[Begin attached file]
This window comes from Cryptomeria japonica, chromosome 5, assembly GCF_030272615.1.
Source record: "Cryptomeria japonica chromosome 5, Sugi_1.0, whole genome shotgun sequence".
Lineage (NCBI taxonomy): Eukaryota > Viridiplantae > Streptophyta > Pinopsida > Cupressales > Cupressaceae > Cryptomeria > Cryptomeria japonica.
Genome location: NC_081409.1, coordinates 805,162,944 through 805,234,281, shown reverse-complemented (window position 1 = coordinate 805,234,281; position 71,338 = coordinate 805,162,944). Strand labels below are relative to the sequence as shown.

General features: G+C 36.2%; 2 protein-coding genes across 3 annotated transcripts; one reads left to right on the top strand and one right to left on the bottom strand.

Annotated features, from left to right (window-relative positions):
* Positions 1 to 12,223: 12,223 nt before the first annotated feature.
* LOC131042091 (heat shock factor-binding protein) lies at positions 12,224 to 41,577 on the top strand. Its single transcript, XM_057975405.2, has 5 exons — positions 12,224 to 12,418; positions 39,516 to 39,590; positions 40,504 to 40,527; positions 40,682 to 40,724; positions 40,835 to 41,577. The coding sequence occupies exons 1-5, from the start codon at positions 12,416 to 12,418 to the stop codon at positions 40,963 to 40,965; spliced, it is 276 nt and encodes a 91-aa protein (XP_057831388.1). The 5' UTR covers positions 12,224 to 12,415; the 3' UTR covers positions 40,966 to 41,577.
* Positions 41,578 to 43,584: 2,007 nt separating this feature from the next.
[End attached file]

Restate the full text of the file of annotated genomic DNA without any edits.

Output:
This window comes from Cryptomeria japonica, chromosome 5, assembly GCF_030272615.1.
Source record: "Cryptomeria japonica chromosome 5, Sugi_1.0, whole genome shotgun sequence".
Lineage (NCBI taxonomy): Eukaryota > Viridiplantae > Streptophyta > Pinopsida > Cupressales > Cupressaceae > Cryptomeria > Cryptomeria japonica.
Genome location: NC_081409.1, coordinates 805,162,944 through 805,234,281, shown reverse-complemented (window position 1 = coordinate 805,234,281; position 71,338 = coordinate 805,162,944). Strand labels below are relative to the sequence as shown.

General features: G+C 36.2%; 2 protein-coding genes across 3 annotated transcripts; one reads left to right on the top strand and one right to left on the bottom strand.

Annotated features, from left to right (window-relative positions):
* Positions 1 to 12,223: 12,223 nt before the first annotated feature.
* LOC131042091 (heat shock factor-binding protein) lies at positions 12,224 to 41,577 on the top strand. Its single transcript, XM_057975405.2, has 5 exons — positions 12,224 to 12,418; positions 39,516 to 39,590; positions 40,504 to 40,527; positions 40,682 to 40,724; positions 40,835 to 41,577. The coding sequence occupies exons 1-5, from the start codon at positions 12,416 to 12,418 to the stop codon at positions 40,963 to 40,965; spliced, it is 276 nt and encodes a 91-aa protein (XP_057831388.1). The 5' UTR covers positions 12,224 to 12,415; the 3' UTR covers positions 40,966 to 41,577.
* Positions 41,578 to 43,584: 2,007 nt separating this feature from the next.